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Premature dissolution of the microsporocyte callose wall causes male-sterility in transgenic tobacco

Research output: Contribution to Journal/MagazineJournal articlepeer-review

  • D L HIRD
  • W PAUL
<mark>Journal publication date</mark>07/1992
<mark>Journal</mark>Plant Cell
Issue number7
Number of pages13
Pages (from-to)759-771
Publication StatusPublished
<mark>Original language</mark>English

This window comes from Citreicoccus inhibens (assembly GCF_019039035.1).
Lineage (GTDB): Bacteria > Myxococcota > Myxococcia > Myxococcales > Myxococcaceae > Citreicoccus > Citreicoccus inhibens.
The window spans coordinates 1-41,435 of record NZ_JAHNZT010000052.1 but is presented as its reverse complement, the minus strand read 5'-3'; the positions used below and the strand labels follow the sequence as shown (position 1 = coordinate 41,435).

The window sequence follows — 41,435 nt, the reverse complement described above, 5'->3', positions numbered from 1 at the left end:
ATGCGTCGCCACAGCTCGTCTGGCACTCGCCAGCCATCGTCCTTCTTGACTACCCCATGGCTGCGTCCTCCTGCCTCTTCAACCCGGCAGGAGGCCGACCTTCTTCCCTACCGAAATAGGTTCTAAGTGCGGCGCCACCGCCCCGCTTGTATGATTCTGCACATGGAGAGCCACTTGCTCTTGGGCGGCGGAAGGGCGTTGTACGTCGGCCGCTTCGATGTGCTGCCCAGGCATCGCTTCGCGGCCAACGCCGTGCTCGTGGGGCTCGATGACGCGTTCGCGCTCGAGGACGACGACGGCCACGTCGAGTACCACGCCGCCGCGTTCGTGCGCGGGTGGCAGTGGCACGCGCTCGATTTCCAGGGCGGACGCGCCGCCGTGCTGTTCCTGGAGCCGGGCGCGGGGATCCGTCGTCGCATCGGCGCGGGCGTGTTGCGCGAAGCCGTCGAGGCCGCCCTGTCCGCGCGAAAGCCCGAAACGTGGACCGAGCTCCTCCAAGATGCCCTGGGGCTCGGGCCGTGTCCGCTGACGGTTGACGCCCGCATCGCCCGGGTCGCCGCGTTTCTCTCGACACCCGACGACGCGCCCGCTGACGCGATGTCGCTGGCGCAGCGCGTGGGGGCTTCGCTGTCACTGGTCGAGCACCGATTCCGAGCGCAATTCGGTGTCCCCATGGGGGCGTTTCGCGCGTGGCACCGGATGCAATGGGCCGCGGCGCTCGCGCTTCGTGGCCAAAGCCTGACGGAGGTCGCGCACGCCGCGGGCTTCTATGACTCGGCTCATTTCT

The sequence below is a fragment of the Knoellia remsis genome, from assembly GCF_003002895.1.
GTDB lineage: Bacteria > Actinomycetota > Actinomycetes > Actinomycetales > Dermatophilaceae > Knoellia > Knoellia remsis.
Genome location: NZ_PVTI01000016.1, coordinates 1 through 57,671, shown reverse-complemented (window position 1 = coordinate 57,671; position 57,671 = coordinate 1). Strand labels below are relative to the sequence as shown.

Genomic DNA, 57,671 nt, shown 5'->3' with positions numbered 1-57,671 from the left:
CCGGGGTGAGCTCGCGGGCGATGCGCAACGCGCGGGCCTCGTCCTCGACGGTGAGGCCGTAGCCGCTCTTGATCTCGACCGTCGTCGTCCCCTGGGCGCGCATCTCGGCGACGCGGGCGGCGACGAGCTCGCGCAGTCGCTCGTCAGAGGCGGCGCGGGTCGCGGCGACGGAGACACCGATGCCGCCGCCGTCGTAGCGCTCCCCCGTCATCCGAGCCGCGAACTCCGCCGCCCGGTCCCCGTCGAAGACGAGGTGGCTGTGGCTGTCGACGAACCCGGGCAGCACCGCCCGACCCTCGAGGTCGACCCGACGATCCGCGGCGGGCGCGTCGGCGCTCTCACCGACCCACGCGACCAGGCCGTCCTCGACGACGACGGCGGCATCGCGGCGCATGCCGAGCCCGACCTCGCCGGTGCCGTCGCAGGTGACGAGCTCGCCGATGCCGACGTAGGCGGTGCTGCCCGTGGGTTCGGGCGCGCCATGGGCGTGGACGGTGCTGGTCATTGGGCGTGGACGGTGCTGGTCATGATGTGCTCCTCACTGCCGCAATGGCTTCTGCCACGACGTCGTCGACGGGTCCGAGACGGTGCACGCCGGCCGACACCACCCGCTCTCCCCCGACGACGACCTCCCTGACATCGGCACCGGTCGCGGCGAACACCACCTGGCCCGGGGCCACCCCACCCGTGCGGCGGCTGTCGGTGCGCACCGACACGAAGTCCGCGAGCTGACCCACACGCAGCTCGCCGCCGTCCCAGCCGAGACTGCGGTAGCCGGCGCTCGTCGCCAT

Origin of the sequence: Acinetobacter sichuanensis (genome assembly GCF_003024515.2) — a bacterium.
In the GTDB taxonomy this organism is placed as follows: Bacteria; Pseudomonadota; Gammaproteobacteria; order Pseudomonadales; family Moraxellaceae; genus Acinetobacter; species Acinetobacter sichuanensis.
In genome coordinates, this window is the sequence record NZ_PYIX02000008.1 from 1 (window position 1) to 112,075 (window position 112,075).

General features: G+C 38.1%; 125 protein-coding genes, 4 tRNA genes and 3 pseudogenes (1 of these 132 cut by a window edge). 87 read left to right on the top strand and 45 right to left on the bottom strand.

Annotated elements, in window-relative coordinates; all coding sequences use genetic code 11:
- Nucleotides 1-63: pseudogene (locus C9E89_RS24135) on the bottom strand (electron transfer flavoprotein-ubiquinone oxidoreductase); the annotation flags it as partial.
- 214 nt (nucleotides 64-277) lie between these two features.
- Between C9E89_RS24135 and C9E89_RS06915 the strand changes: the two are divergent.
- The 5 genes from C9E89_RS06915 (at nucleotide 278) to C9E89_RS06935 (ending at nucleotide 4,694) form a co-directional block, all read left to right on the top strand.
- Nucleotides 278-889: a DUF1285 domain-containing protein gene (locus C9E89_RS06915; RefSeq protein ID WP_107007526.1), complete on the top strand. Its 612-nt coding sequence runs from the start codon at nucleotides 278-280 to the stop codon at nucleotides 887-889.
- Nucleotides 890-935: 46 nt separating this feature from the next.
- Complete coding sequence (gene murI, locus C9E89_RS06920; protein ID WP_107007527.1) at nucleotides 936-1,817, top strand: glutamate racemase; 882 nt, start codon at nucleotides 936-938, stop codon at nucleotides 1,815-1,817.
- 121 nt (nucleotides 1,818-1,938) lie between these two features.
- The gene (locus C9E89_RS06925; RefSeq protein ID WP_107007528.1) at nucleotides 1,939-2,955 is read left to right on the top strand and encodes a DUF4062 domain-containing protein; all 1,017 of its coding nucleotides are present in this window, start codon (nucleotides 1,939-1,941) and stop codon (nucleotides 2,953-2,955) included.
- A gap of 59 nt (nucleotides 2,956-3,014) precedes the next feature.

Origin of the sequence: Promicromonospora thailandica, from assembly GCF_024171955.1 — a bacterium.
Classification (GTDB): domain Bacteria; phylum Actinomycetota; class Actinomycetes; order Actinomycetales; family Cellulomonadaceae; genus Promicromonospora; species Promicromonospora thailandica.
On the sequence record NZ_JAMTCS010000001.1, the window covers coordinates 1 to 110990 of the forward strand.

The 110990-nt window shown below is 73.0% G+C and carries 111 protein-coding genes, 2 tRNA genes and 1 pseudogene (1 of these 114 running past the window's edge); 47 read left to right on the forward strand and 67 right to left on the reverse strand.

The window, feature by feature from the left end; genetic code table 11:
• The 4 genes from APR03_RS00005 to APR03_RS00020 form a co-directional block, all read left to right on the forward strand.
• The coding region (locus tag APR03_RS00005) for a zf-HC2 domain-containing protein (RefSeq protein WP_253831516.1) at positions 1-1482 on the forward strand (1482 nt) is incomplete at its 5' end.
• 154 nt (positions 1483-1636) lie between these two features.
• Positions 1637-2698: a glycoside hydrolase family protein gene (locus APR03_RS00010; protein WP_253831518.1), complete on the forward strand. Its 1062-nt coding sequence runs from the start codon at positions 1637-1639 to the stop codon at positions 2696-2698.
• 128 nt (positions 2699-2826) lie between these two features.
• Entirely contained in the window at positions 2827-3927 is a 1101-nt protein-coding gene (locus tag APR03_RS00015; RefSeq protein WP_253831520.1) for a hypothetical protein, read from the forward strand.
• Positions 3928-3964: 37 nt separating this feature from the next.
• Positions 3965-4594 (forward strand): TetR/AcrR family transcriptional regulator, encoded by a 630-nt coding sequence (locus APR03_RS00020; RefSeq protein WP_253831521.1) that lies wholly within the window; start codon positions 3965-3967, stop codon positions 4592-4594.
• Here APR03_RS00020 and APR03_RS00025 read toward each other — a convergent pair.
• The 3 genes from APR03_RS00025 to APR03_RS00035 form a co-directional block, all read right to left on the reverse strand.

Male sterility in a petunia cytoplasmic male sterile line has been attributed to the early appearance of active callase, a beta-1,3-glucanase, in the anther locule. This leads to premature dissolution of the callose walls surrounding the microsporogenous cells. We have mimicked this aspect of the petunia line in transgenic tobacco by engineering the secretion of a modified pathogenesis-related vacuolar beta-1,3-glucanase from the tapetum prior to the appearance of callase activity in the locule. Plants expressing the modified glucanase from tapetum-specific promoters exhibited reduced male fertility, ranging from complete to partial male sterility. Callose appearance and distribution are normal in the male sterile transgenic plants up to prophase 1, whereupon callose is prematurely degraded. Meiosis and cell division occur normally. The resultant microspores have an abnormally thin cell wall that lacks sculpturing. The tapetum shows hypertrophy. Male sterility is probably caused by bursting of the aberrant microspores at a time corresponding to microspore release. These results demonstrate that premature callose degradation is sufficient to cause male sterility and suggest that callose is essential for the formation of a normal microspore cell wall.